(11)(a) In seeking reimbursement for the overpayment from the health care provider, except as provided for in subparagraph (b) of this paragraph, no payer shall collect or attempt to collect: (i) the funds for the reimbursement on or before the [forty-fifth] calendar day following the submission of the reimbursement request to the health care provider; (ii) the funds for the reimbursement if the health care provider disputes the request and initiates an appeal on or before the [forty-fifth] calendar day following the submission of the reimbursement request to the health care provider and until the health care provider's rights to appeal set forth under paragraphs (1) and (2) of subsection e. of this section are exhausted; or (iii) a monetary penalty against the reimbursement request, including but not limited to, an interest charge or a late fee. The payer may collect the funds for the reimbursement request by assessing them against payment of any future claims submitted by the health care provider after the [forty-fifth] calendar day following the submission of the reimbursement request to the health care provider or after the health care provider's rights to appeal set forth under paragraphs (1) and (2) of subsection e. of this section have been exhausted if the payer submits an explanation in writing to the provider in sufficient detail so that the provider can reconcile each covered person's bill.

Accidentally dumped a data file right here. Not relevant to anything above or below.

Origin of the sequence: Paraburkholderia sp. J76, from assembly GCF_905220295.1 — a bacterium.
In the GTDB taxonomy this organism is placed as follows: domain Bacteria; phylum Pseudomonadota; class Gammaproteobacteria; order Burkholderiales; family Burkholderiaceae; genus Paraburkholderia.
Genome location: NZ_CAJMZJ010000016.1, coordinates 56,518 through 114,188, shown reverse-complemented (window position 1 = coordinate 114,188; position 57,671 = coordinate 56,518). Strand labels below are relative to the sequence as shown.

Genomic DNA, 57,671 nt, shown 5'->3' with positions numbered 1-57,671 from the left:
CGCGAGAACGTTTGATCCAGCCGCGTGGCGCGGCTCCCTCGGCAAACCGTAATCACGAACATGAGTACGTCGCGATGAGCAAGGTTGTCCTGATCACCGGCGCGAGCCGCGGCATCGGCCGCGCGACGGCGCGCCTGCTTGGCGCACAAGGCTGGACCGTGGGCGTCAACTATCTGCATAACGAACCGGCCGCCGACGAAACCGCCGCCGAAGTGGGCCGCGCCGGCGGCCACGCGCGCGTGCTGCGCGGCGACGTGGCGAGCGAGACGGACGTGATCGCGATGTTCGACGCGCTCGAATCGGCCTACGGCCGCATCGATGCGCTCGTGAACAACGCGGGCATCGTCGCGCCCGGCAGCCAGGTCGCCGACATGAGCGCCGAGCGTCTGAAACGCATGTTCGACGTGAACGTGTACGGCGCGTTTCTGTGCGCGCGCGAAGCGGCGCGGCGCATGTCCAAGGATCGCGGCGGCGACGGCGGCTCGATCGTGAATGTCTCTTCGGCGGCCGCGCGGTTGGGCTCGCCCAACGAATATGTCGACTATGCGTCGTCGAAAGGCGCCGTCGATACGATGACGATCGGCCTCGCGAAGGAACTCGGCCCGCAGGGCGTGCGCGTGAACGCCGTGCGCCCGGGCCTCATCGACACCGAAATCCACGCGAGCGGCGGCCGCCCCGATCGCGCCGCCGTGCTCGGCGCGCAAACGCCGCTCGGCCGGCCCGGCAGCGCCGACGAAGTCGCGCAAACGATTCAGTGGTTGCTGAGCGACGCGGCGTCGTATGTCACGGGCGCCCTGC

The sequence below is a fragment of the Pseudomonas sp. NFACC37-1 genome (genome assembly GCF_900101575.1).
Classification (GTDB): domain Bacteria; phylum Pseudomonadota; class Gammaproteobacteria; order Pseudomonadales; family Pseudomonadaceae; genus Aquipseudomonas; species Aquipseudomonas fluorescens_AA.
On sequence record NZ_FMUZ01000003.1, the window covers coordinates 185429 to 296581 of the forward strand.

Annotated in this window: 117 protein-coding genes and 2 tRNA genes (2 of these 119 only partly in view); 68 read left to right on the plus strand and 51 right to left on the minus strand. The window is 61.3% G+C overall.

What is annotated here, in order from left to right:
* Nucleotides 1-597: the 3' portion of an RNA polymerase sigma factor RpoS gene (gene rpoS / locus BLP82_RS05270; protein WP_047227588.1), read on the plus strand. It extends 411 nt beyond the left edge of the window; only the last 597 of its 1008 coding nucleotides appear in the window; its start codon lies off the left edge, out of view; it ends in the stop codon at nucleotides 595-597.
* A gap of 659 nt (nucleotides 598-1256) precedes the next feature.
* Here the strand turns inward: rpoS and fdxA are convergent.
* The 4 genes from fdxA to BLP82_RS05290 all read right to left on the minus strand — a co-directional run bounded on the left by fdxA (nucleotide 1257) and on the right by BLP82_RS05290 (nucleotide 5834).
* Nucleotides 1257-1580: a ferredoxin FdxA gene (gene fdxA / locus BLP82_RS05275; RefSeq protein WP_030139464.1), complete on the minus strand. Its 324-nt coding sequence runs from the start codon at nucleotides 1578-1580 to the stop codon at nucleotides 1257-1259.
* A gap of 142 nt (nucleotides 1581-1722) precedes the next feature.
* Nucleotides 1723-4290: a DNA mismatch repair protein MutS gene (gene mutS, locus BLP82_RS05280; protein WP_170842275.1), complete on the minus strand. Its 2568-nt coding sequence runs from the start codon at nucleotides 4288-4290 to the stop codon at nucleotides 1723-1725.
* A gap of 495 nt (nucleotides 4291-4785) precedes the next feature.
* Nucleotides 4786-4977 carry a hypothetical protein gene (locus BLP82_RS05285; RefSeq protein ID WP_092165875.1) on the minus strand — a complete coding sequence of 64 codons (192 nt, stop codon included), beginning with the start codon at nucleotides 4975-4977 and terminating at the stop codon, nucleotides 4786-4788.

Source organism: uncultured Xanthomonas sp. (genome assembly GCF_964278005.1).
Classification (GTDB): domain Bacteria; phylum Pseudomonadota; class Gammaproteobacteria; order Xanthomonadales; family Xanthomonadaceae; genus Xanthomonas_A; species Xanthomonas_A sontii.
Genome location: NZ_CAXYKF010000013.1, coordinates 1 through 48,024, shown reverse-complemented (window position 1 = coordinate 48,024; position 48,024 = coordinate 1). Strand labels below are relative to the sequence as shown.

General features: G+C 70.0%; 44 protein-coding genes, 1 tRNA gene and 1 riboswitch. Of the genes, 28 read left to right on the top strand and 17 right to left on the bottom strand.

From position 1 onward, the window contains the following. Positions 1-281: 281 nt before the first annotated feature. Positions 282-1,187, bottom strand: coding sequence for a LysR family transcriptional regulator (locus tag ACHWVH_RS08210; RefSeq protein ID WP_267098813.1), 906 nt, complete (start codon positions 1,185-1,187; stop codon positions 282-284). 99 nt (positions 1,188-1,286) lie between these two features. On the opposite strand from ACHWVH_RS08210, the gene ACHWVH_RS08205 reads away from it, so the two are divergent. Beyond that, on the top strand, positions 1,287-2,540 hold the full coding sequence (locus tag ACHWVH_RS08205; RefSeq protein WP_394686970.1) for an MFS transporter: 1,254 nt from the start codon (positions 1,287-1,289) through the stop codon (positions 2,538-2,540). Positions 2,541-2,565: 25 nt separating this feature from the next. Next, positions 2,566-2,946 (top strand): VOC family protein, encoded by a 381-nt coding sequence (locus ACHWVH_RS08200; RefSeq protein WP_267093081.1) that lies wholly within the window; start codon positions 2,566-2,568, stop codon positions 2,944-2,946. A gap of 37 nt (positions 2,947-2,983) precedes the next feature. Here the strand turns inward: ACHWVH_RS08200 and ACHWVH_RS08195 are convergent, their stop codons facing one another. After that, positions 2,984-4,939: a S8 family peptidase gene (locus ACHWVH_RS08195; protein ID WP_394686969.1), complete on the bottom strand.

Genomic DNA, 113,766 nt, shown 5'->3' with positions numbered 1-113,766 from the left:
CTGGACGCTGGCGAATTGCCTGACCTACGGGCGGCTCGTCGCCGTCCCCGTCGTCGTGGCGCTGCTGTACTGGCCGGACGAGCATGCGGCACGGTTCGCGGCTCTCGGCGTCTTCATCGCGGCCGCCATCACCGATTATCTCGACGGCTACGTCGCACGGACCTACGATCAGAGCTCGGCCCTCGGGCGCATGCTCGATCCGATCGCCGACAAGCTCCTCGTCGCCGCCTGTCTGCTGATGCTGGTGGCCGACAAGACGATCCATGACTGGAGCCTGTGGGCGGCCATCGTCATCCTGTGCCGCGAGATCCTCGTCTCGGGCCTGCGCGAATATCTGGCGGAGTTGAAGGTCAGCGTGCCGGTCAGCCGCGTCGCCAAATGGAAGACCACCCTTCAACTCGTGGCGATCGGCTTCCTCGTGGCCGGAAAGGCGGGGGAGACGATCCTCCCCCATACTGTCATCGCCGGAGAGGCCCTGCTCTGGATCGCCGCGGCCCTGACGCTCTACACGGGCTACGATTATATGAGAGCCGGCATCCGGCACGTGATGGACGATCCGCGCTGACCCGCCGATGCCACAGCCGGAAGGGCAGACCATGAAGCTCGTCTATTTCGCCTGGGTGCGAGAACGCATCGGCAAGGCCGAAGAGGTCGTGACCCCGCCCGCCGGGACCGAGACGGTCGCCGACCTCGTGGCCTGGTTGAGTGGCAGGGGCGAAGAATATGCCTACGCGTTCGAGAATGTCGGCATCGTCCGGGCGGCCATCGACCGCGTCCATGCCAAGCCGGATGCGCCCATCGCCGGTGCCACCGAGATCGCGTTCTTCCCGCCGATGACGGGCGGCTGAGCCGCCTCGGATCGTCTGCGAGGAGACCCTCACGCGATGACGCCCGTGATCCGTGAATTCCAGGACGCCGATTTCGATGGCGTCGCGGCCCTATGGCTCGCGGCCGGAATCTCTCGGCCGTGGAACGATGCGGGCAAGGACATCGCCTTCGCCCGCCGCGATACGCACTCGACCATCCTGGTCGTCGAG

[N.J.S.A. 17:48E-10.1(d) (health service corporations); N.J.S.A. 17B:27-44.2(d) (group health insurance companies); N.J.S.A. 17:48-8.4(d) (hospital service corporations); N.J.S.A. 17:48A-7.12(d) (medical service corporations); N.J.S.A. 17B:26-9.1(d) (individual health insurers); N.J.S.A. 26:2J-8.1(d) (health maintenance organizations); N.J.S.A. 17:48F-13.1(d) (prepaid prescription service organizations).]